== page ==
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Last Night in ACC Hoops: Zion Williamson plays arguably the best game of his career vs. Notre Dame

You can make the case that on the road Monday night against Notre Dame was the best game Zion Williamson has played at Duke. In terms of offensive rating, the 172 Williamson slapped up was his best of the season — topping the Kentucky performance.

Up in South Bend, Williamson went for 26 points (10-of-12 FGA, 9 FTA), nine rebounds (four offensive), four assists, four blocks and a steal. This marks the fifth straight game Zion has shot 60+ percent from the field, scored 22+ points and recorded at least one block and one steal. Somehow, that only tells part of the story, too.

Williamson puts together these types of performances twice a week now, it seems; they almost start to run together. The guy just keeps getting better. Before this Saturday’s marquee matchup with St. John’s, let’s circle back to some of the wicked stuff Williamson pulled out against the Irish.

 

STOCKS Report

For the season, Williamson has collected 39 blocks (2.8 per 40 minutes) and 39 steals (2.8 per 40 minutes). When it comes to blocks and steals (78 STOCKS), Williamson and Matisse Thybulle of Washington are in category all to themselves. They are the only two players in the country with 35+ steals and 35+ blocks.

There’s a very good chance that after the St. John’s game that Williamson will eclipse the 40 benchmark in both of those statistics. He already has 42 dunks (second most in the ACC) on the season, too, which goes along with 45 turnovers (14.9 percent turnover rate). It’s pretty wild that he has nearly as many dunks, steals and blocks as he does turnovers, especially when you factor in his high usage (28.6 percent usage rate).

 

Defensive Zi-Lights vs. ND

Back to Notre Dame. At times this season, Williamson has showed some (small) issues with backpedalling and moving laterally when switched on smaller guards — like Kihei Clark and Jose Alvarado. However, watch him move in space against Prentiss Hubb. Keep in mind that Williamson outweighs Hubb by more than 100 pounds. (Let that sink in.)

I maintain the belief that Williamson is the best help-side defender in college basketball. He freelance on defense to chase steals, which can on occasionally cause issues on the back side; however, those are worthwhile gambles. (Williamson is shooting 83.3 percent from the field in transition, per Synergy Sports.)

Plus, his rim protection is just amazing. Williamson gets away with a goaltend on this play, but he’s now blocked 6.5 percent of opponent two-point field goal attempts while on the floor this season — No. 107 in the nation, per KenPom.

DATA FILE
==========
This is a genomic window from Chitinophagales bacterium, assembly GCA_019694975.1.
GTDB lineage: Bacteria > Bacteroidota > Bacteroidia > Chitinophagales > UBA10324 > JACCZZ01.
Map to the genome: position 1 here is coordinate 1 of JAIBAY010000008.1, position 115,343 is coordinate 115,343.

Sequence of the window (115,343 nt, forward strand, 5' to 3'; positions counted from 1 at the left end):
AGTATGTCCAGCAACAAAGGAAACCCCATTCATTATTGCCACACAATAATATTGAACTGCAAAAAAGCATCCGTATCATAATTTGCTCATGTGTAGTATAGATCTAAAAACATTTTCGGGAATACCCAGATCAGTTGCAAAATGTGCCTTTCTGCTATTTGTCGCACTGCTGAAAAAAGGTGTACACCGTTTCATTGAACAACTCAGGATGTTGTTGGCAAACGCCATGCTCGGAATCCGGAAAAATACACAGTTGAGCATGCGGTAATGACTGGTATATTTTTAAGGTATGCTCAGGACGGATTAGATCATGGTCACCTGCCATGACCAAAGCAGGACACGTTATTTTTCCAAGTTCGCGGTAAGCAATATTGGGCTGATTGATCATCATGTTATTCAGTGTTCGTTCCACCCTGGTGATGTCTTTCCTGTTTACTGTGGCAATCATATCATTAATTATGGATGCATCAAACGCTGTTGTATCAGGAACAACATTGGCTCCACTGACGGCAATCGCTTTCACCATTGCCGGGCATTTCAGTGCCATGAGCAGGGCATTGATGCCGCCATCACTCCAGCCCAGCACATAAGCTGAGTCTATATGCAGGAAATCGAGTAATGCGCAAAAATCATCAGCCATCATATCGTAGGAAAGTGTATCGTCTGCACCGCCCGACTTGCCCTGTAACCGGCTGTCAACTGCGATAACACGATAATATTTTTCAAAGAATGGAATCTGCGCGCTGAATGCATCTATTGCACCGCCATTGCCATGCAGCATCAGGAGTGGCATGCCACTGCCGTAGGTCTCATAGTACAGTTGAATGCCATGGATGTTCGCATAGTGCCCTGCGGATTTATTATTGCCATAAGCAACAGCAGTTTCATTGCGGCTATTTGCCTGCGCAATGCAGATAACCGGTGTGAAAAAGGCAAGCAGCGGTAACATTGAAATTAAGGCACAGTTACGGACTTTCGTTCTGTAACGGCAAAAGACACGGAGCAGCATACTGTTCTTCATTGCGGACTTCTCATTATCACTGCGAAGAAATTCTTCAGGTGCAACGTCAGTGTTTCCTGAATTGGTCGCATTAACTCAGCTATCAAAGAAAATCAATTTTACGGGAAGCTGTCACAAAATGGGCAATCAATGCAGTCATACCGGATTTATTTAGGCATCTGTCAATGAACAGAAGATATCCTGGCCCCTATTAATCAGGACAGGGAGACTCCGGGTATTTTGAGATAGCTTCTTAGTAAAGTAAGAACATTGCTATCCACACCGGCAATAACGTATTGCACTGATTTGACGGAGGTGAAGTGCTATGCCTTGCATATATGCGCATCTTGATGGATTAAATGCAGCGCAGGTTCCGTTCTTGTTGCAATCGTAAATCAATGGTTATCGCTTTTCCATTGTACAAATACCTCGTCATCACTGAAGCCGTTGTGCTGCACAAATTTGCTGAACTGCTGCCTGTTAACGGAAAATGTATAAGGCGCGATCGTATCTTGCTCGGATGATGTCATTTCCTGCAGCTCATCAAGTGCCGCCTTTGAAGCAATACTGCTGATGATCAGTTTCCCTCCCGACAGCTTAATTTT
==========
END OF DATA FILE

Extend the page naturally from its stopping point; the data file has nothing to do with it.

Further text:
Williamson has now played 20 games for Duke; in 18 of those contests, he’s blocked at least one shot. On 10 different occasions — half of Duke’s games — Zion has blocked two or more shots.

Look at this exchange from Tre Jones and Williamson — two elite defenders. Duke switched 1-5 again last night. On this ball screen, Jones and Javin DeLaurier switch, which puts Jones on a rolling John Mooney. Jones, a super smart player, knows this is a mismatch and calls for Williamson to switch behind the play. The recognition is instantaneous; Williamson closes the space down in a blink and gets up for the denial.

 

Speed: Big Tree move fast

Williamson continues to flash an amazing combination of speed, agility and coordination. In transition, he has the ability to go from a full speed dribble to stopping on a dime and finishing with grace or power at the rim.

From the half court, he continues to flash that amazingly graceful spin move that constantly creates separation and opens an angle at the rim.

According to Synergy, Williamson has scored 1.51 points per possession (73.7 FG%) on half-court attempts at the rim. He’s one of three players scoring over 1.5 points per possession and shooting above 70 percent on these types of looks. (Zion is joined in this category by Gonzaga high-riser Brandon Clarke: 1.52 points per possession, 72.5 FG%).

It’s jarring how quickly Williamson can move from a standstill position. One second he’s ground-bound, the next he’s soaring through the air, dropping two points and another highlight on your head.

Williamson has scored 1.19 points per possession (71.4 FG%) on post-ups this season, which ranks 11th nationally (minimum 30 possessions). When he posts on the right block, Williamson goes to his left the majority of the time; in a limited sample, he’s shooting 80 percent on said possession types.

After Monday’s game, Zion has scored now 439 points (22 per game, 31 per 40 minutes) on just 251 field goals this season. He’s shooting over 75 percent on 2-point field goal attempts, and is one of only two players with a usage rate over 25 percent and effective shooting rate over 65 percent (70.3 eFG%).

Yeah, I don’t know what else to say, man. This guy is just so good; he does basically everything well (40 3P% in ACC games) or at an elite level. Zion Williamson is without precedent. Let’s just hope we get to see some Williamson vs. Shamorie Ponds on Saturday. (Or Tre Jones, that would be fun too.)

 

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